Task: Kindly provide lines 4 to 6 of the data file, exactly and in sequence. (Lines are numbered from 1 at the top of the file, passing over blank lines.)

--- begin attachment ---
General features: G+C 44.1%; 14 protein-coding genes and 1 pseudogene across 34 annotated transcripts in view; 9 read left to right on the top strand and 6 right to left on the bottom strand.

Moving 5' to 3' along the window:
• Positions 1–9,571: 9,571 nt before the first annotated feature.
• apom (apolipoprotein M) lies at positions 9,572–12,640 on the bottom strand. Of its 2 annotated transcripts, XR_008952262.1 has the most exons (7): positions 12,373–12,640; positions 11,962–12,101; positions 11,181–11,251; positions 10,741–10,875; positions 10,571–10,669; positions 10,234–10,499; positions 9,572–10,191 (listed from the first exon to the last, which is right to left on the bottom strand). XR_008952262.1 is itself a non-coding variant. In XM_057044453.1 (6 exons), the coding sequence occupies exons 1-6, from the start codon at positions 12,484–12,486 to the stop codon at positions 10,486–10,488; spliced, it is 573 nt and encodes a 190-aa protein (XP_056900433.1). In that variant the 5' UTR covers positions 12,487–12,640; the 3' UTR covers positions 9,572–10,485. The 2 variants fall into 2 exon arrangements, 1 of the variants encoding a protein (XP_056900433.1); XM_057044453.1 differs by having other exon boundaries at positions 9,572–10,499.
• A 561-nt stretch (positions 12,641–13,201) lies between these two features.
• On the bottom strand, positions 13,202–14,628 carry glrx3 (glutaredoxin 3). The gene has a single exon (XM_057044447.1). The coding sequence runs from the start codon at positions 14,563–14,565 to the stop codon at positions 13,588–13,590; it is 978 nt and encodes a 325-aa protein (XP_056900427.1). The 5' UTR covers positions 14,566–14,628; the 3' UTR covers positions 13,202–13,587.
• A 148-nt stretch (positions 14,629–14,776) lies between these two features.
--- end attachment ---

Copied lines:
• apom (apolipoprotein M) lies at positions 9,572–12,640 on the bottom strand. Of its 2 annotated transcripts, XR_008952262.1 has the most exons (7): positions 12,373–12,640; positions 11,962–12,101; positions 11,181–11,251; positions 10,741–10,875; positions 10,571–10,669; positions 10,234–10,499; positions 9,572–10,191 (listed from the first exon to the last, which is right to left on the bottom strand). XR_008952262.1 is itself a non-coding variant. In XM_057044453.1 (6 exons), the coding sequence occupies exons 1-6, from the start codon at positions 12,484–12,486 to the stop codon at positions 10,486–10,488; spliced, it is 573 nt and encodes a 190-aa protein (XP_056900433.1). In that variant the 5' UTR covers positions 12,487–12,640; the 3' UTR covers positions 9,572–10,485. The 2 variants fall into 2 exon arrangements, 1 of the variants encoding a protein (XP_056900433.1); XM_057044453.1 differs by having other exon boundaries at positions 9,572–10,499.
• A 561-nt stretch (positions 12,641–13,201) lies between these two features.
• On the bottom strand, positions 13,202–14,628 carry glrx3 (glutaredoxin 3). The gene has a single exon (XM_057044447.1). The coding sequence runs from the start codon at positions 14,563–14,565 to the stop codon at positions 13,588–13,590; it is 978 nt and encodes a 325-aa protein (XP_056900427.1). The 5' UTR covers positions 14,566–14,628; the 3' UTR covers positions 13,202–13,587.